The restructuring of Ukraine’s debt after Russia’s invasion, crucial for the nation’s defence and future economic stability, was hammered out under intense scrutiny. For its role on that landmark deal and advisory work for Chad, Benin, Germany and beyond, Rothschild & Co, for the second year running, is IFR’s Bank of the Year for Governments.
Ukraine’s need to bolster its finances, and restructure its debt, following Russia’s invasion of the country in February showed the reality that quick and good financial advice can play a crucial part in protecting citizens and supporting a country at war.
Restructuring Ukraine’s US$21bn of debt and putting in place a package that would support its defence did not happen overnight. It was a transaction which involved a finance ministry in the midst of a war seeking agreements from international bondholders, warrant holders and other investors, many of whom had differing views on the conflict.
The package to restructure the external debt, both bilateral and Eurobonds, took three months to put together and was orchestrated by Rothschild.
Rothschild’s role as sole financial adviser to the government in Kyiv put it at the centre of financial negotiations after Russia’s invasion, as urgent talks were required with other countries, multilateral organisations and investors.
“If there is one difference between sovereign advisory and other types of financial advisory, you realise it with this and you live through it in this type of circumstance,” said Stephane Charbit, a sovereign advisory banker at Rothschild who was one of the key architects of the deal. “It was a stimulus to be frank … it was an extraordinary moment of possible impact.”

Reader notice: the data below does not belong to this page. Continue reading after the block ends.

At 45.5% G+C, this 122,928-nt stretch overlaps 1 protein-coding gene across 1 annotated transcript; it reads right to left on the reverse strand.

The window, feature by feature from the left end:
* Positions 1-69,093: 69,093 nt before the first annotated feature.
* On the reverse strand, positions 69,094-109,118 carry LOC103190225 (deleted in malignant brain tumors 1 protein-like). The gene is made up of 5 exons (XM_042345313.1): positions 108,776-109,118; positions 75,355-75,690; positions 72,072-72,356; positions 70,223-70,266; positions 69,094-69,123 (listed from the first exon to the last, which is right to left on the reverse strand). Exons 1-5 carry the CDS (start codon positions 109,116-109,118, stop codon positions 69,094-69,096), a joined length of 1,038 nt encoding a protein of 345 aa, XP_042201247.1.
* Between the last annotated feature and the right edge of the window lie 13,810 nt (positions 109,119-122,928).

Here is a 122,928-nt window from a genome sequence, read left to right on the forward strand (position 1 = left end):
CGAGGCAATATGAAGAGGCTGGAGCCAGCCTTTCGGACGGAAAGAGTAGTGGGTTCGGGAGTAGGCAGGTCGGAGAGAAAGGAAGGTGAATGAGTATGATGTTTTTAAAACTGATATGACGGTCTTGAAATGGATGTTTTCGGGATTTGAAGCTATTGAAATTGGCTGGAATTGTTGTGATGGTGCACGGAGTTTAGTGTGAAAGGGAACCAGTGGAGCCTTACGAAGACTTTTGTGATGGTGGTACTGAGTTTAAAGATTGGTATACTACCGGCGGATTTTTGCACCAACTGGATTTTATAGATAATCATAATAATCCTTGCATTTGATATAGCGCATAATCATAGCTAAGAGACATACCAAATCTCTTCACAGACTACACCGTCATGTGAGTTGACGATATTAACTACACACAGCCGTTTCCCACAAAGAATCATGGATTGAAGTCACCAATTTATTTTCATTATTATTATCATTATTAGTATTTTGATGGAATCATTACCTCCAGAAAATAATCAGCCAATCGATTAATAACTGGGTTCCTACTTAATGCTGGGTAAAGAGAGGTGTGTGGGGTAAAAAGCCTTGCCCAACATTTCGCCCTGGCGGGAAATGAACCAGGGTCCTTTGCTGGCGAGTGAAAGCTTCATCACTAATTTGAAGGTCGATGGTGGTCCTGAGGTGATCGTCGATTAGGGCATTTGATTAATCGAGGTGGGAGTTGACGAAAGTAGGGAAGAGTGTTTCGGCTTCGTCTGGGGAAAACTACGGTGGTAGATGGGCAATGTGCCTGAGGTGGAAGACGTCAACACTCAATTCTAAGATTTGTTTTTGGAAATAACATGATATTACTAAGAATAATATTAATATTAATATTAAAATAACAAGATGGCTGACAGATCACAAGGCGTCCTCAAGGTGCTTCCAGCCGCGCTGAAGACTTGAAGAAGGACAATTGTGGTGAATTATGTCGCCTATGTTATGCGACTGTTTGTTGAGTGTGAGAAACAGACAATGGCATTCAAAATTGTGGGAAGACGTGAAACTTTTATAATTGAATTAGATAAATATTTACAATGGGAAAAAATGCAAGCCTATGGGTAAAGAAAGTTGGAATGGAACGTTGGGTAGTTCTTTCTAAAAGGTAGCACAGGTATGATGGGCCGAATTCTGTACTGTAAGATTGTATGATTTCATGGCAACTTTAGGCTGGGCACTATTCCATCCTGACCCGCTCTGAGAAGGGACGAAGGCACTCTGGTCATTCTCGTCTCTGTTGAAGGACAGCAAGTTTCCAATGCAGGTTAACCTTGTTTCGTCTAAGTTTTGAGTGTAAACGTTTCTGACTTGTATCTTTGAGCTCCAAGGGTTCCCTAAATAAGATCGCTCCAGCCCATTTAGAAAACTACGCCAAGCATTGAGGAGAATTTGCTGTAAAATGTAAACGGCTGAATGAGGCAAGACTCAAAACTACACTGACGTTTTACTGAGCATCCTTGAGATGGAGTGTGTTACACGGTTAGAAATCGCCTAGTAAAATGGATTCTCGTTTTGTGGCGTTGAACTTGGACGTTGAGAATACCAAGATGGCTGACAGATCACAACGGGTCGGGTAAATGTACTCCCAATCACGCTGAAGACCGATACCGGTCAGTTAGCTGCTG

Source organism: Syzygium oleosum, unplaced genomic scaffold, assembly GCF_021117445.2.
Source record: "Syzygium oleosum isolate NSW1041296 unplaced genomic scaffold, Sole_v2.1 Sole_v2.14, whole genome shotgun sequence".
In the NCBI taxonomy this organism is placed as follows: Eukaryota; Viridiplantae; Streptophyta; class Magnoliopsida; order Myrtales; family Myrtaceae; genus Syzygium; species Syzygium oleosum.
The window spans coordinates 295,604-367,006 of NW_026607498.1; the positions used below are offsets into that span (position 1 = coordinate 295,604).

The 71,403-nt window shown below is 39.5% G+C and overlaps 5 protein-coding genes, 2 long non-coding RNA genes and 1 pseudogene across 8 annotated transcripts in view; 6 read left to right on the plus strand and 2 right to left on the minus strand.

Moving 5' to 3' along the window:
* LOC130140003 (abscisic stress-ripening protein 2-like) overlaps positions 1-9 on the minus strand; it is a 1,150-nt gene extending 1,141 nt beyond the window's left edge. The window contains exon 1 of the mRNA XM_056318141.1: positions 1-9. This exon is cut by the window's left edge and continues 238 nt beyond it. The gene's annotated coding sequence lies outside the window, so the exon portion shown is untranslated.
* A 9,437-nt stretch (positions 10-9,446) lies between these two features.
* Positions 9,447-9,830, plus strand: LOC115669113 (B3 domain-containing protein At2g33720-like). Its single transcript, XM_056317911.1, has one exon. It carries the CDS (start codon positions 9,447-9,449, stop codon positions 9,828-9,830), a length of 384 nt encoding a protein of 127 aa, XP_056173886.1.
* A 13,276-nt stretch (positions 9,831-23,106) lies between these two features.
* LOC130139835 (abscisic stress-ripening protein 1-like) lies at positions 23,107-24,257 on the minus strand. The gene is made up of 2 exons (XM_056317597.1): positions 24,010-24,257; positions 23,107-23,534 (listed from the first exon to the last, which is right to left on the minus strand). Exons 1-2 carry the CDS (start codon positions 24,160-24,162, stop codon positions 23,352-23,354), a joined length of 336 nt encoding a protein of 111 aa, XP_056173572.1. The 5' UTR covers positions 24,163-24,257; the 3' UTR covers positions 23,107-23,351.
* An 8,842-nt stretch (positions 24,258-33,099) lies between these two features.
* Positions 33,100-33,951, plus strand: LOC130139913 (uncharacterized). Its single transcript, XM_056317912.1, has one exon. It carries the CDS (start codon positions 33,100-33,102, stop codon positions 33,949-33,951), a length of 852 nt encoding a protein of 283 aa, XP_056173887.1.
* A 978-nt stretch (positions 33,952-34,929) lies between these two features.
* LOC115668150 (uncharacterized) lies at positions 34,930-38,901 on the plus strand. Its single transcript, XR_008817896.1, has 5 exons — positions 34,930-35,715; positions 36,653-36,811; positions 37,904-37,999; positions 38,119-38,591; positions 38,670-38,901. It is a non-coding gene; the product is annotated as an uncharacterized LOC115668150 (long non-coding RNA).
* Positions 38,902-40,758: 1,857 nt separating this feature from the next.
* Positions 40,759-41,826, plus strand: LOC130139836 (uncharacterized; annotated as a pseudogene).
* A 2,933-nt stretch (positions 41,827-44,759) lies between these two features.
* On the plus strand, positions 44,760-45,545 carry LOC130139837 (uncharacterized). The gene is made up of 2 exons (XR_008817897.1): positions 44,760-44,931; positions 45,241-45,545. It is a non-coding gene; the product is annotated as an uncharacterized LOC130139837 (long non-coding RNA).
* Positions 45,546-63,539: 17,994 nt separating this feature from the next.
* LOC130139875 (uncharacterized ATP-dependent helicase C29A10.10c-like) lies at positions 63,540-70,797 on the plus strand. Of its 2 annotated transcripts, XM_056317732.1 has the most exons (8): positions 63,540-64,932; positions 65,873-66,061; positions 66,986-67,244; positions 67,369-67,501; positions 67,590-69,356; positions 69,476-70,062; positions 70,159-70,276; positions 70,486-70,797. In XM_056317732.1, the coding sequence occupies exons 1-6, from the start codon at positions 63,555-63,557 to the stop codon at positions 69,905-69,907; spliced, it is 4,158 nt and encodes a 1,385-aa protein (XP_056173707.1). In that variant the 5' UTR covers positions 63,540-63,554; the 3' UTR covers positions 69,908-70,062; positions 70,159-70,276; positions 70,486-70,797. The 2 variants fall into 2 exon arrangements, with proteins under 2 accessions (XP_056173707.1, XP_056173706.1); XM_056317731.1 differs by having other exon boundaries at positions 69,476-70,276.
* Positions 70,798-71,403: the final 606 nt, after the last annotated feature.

The transaction was complex, however. And while there was strong support from official creditors such as the US, France and the UK, not all creditors had the same view and many just wanted the best chance of getting their money back.
Eric Lalo, head of sovereign advisory at Rothschild, said despite the backdrop of war, Ukraine also wanted to show its discipline to the financial community.
“Even though we thought it was very challenging, very difficult, we knew it was a must because Ukraine had established this track record of not defaulting,” Lalo said. “It wanted to be in a position to demonstrate that, despite this very catastrophic event that was brought on them, they had the strength and the support of the international financial community to defend their reputation, and their population.”
There were three parts to the deal: a consent solicitation on US$21.1bn of Eurobonds; the suspension of debt service payments on all G7 and Paris Club bilateral debt until December 2023 (and the possibility of extending that by a year); and the amendment of terms on US$3.2bn of outstanding GDP-linked warrants.